NEW YORK (Reuters) - A group of Florida physicians filed a federal lawsuit on Monday seeking to overturn a new state law that limits doctors' ability to ask patients about guns in the home.
The lawsuit, filed in Miami federal court, says the new law is an unconstitutional ban on physicians' free speech and prevents them from counseling patients on firearm safety.
The statute, titled "Privacy of Firearm Owners" and signed into law by Florida's governor last week, prohibits healthcare professionals from asking patients about gun ownership unless the information is relevant to the patient's medical care, safety or the safety of others. The law also bars practitioners from entering the information into a patient's medical record.
"By severely restricting such speech and the ability of physicians to practice such preventative medicine, the Florida statute could result in grievous harm to children, adolescents, adults and the elderly," the lawsuit said.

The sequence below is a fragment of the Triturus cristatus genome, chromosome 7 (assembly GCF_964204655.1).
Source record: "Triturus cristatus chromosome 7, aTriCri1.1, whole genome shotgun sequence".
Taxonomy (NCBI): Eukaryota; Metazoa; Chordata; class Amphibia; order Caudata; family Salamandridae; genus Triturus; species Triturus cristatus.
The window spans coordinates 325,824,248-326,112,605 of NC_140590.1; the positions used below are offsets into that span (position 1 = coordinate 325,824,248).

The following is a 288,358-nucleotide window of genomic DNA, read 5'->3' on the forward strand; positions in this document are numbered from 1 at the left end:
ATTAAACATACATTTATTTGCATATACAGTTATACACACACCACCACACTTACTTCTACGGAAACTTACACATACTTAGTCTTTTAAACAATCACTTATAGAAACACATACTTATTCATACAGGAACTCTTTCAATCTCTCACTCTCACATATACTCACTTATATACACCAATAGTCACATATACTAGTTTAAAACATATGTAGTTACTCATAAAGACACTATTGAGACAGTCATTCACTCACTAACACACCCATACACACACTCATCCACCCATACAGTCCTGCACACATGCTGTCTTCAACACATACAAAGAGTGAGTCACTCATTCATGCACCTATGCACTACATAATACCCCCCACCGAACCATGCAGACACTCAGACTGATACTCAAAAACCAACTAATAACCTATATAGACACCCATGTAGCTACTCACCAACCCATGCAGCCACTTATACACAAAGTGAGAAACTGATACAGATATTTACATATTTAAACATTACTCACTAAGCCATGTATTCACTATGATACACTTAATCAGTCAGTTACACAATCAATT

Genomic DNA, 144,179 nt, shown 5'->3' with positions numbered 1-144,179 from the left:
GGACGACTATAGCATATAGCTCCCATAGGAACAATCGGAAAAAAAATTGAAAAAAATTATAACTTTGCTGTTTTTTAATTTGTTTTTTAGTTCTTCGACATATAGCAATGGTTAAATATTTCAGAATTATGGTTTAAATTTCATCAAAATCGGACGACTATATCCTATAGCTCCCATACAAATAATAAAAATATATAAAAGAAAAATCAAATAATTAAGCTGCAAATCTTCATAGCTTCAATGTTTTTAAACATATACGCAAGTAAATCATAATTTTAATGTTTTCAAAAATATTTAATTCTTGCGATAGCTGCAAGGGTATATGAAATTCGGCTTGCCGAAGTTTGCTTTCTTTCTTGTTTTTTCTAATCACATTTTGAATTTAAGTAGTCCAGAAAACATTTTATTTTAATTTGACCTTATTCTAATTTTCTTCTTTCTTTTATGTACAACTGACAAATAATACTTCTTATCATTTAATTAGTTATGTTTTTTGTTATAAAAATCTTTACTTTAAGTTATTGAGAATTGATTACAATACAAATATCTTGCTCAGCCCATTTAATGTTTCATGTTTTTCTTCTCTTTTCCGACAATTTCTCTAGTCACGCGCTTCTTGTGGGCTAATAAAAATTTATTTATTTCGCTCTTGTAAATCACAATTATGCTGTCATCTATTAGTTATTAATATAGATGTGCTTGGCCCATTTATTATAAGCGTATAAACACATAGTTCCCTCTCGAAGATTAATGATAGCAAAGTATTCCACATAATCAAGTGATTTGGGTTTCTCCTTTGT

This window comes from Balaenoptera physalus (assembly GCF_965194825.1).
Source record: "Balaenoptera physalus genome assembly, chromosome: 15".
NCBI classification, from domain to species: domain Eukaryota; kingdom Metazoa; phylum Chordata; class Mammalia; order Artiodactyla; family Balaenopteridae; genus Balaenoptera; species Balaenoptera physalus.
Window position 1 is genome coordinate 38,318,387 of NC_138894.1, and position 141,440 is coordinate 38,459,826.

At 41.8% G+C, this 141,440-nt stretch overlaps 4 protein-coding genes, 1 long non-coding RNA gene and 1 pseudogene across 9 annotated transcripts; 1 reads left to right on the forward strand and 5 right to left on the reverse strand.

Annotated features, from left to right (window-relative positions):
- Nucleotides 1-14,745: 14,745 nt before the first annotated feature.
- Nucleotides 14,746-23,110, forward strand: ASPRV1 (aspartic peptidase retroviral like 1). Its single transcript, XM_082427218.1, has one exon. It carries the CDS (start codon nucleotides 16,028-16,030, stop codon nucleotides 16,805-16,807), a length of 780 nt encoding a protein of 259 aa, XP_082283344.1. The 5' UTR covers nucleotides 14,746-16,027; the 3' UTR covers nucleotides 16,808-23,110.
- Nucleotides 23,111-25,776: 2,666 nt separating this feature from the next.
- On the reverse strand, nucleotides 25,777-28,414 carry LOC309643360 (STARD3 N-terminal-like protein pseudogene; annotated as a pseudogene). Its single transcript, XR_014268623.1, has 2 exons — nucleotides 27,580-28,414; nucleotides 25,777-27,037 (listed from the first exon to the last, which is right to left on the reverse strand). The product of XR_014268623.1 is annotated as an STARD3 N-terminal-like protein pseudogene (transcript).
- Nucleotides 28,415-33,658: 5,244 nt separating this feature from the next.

Lane Wright, press secretary for Florida Governor Rick Scott, said the law defends patients' right to bear arms and protects gun owners from potential discrimination and harassment. The law does not prevent doctors from having medically relevant conversations about guns with their patients, he said.
But the plaintiffs -- three individual doctors and the Florida chapters of the American Academy of Pediatrics, the American Academy of Family Physicians and the American College of Physicians -- alleged the law is "so vague, overbroad, and ambiguous" and the penalties so harsh that doctors will steer clear of any discussion of gun safety with their patients.
Physicians who violate the law risk losing their medical licenses and face fines up to $10,000 per offense, according to the complaint.
The suit, filed by lawyers with the Brady Center to Prevent Gun Violence and law firms including Ropes & Gray, named Governor Rick Scott and four other state health officials as defendants and requested an injunction blocking the state from enforcing the law.